Fighter jets and military aircraft have multiple parachutes on-board that can be used by passengers in the case of extreme emergencies – cases where jumping out of the plane is basically the only way to survive. Given the fact that commercial jets ferry significantly more passengers on a daily basis all over the world, wouldn’t it make sense to have parachutes for all the passengers onboard these planes too?
Why don’t commercial airplanes have parachutes for everyone?
Short answer: There are a few reasons, including the lack of parachute training of passengers, non-conducive design of commercial planes and the cost spike, which make putting parachutes onboard commercial airplanes unviable.
Airline passengers have no parachute training
If you’ve watched enough action movies, you might believe that parachuting doesn’t require any practice; even a first timer would nail it without any assistance.
How hard could it really be, since all you have to do is strap it on, pull the plug and jump, right?
Parachuting is not that simple, at least in the sense that anyone (who has had no practice) could do it as easily as they show in movies. The most basic type of skydiving, i.e. tandem skydiving – where an individual is strapped to an expert throughout the plummet – also requires you to undergo at least half an hour of basic training and instructions. The riskiest kind of skydiving, where the subject jumps out of an airplane more than 10,000 feet above the ground, requires hours’ worth of proper training and practice before the jump.
Skydives are preplanned
An important thing to remember about skydiving is that it occurs under perfectly normal conditions. Since the jumps are pre-planned, the skydiver knows well in advance that they are going to jump out of a moving airplane. In contrast, passengers onboard airplanes would never know in advance that they might have to take the leap in the next few minutes.
In essence, what you have on a commercial plane are people who have never used a parachute in their lives, but have to strap on the gear effectively in only a minute or two and prepare to jump. They also have to do all this while wearing their emergency oxygen masks (we haven’t even factored in the environment of confusion and commotion that would rock the cabin in such an emergency situation). Clearly, this sort of exercise is unlikely to be as effective as it might initially seem.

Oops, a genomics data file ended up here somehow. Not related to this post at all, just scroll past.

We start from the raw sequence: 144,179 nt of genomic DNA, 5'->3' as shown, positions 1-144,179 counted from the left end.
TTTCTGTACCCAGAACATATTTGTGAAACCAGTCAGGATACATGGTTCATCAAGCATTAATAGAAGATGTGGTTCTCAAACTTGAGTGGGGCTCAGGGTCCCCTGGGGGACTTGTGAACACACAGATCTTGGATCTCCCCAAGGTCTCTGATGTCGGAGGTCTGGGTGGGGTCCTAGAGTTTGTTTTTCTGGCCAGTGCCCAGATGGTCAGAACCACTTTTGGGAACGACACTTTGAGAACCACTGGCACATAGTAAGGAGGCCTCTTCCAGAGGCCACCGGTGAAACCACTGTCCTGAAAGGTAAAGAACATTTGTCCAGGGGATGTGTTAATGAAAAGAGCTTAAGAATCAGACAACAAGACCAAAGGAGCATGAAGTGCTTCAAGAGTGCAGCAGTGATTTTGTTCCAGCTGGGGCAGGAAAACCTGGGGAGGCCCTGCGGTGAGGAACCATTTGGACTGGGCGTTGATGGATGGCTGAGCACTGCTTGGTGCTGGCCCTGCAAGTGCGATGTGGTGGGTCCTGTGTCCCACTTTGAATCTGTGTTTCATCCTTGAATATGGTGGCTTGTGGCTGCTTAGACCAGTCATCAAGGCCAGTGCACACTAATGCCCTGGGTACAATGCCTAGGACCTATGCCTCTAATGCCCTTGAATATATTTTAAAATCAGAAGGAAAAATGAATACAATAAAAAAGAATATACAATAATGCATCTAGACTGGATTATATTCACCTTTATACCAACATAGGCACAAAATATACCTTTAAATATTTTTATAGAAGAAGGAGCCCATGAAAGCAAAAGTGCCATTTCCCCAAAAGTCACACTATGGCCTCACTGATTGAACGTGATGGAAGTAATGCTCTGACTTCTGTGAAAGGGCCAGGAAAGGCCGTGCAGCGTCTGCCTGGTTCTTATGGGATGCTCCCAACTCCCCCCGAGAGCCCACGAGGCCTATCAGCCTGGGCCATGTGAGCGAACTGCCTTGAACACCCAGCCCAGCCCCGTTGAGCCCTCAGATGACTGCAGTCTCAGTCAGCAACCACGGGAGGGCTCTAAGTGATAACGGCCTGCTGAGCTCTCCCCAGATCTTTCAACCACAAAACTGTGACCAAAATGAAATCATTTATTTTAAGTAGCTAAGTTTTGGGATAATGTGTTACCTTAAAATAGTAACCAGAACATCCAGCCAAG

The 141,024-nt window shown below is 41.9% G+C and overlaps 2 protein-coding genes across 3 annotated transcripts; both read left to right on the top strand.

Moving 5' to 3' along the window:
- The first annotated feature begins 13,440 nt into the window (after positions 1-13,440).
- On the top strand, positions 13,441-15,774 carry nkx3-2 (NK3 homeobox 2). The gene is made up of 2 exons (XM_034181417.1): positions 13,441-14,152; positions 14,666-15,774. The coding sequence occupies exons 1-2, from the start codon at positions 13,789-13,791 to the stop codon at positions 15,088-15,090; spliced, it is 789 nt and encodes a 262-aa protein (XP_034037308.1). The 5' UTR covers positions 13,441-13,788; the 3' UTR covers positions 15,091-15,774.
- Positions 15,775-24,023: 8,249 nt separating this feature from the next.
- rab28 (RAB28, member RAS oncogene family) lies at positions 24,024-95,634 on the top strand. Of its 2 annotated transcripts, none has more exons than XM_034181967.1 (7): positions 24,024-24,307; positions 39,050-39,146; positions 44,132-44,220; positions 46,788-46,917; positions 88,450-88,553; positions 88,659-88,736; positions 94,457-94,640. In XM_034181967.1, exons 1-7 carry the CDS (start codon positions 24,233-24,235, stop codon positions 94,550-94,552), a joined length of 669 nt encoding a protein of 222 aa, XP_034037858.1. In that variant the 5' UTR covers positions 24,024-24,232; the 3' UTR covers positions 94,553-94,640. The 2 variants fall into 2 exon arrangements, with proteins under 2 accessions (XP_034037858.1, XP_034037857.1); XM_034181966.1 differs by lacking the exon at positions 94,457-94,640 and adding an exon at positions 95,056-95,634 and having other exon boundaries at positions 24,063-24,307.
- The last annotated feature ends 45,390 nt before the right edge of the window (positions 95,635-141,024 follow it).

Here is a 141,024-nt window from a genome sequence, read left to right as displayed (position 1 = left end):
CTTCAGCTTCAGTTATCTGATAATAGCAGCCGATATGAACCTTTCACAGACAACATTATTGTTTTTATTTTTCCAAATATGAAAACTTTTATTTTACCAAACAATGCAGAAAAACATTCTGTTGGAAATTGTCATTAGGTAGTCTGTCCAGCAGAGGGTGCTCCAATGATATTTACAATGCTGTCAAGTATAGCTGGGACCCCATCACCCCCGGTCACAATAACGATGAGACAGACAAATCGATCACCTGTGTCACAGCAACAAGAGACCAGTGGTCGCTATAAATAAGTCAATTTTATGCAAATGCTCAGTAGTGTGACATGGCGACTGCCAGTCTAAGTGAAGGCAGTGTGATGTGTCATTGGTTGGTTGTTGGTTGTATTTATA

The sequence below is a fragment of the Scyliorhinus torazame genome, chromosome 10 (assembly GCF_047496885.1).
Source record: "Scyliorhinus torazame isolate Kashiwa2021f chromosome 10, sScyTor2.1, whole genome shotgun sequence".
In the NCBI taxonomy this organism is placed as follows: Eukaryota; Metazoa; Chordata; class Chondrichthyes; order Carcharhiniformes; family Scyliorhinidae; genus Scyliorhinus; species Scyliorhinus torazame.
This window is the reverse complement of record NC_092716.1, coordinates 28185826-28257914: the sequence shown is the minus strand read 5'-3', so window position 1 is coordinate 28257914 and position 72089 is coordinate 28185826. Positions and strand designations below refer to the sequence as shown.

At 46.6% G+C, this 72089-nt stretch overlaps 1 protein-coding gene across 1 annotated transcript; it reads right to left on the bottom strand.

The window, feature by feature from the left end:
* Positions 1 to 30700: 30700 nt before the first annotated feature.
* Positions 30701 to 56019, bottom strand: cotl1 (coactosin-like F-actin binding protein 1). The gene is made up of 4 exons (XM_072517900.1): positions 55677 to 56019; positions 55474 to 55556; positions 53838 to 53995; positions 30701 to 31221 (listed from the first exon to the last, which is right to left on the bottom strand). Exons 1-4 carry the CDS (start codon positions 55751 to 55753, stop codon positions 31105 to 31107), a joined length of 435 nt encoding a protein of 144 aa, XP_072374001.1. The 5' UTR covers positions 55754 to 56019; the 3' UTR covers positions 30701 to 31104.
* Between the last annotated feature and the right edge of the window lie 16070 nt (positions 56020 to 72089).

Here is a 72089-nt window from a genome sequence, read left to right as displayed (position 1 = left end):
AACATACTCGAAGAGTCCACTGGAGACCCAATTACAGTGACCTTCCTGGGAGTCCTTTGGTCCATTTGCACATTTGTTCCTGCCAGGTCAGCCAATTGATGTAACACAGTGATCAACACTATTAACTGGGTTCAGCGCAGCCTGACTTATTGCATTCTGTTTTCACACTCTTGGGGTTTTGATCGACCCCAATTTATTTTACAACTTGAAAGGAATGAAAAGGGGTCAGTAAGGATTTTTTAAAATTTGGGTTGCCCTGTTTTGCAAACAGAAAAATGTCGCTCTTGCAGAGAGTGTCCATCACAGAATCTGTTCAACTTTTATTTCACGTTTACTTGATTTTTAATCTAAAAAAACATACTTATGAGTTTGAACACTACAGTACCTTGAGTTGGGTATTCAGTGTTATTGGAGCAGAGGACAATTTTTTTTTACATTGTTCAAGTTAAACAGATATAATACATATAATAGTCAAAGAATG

Commercial aircraft fly very high
Planned skydives, including the riskiest ones, occur no more than 15,000-16,000 feet above the ground. Plus, the planes these skydivers jump from are usually small and aren’t moving that fast. On the contrary, most commercial airplanes cruise at around 35,000 feet – an altitude where you won’t find any breathable air, and they also fly much faster. In order for passengers parachuting out of a downed airplane to not pass out due to hypoxia, they would need oxygen cylinders, provided that they ‘clear’ the plane safely, which, by the way, is another important concern because…
Commercial airplanes are not designed to be conducive for people jumping out of it
Planes that host regular, individual skydives are typically small, so skydivers clear it pretty much immediately after the jump. Large military aircraft, on the other hand, have a nice ramp at the back where parachutists can jump and steer clear of the fuselage.
Commercial aircraft, however, have neither a small body nor a ramp. Jumping out of a conventional airplane would include the serious risk of smashing into the fuselage of the aircraft (its wings or tail), and sustain grievous, if not fatal injuries.
Most accidents occur during landing and takeoff
Now, this is a purely statistical reason. The most practical time for parachuting out of an airplane is when it’s cruising. However, it’s generally observed that most fatal plane crashes occur either during landings or takeoffs – times when parachutes would be pretty useless anyway.
Parachuting kits are bulky and expensive
A parachute is too bulky to fit under a typical economy class seat. Plus, its heavy. Naturally, it would take up sizable space on the plane, which is already quite costly. Also, adding parachutes for every soul on a commercial airplane would easily add around 6,000-8,000 pounds to its overall weight, a situation that airlines desperately try to avoid. To top it all off, parachuting gear (helmet, altimeter, goggles etc.) is quite expensive, which means that airfare would increase significantly if parachutes were made mandatory on all commercial flights.
All in all, putting parachutes on commercial airplanes isn’t viable, both practically and economically. Even if they did start putting parachutes onboard, the chances that they would save every soul during a real emergency are virtually non-existent.
- Parachuting – Wikipedia
- Vertebrate Flight – University of California Museum of Paleontology, Berkeley.
- Frequently Asked Questions – Massachusetts Institute of Technology Skydivers
- The Guardian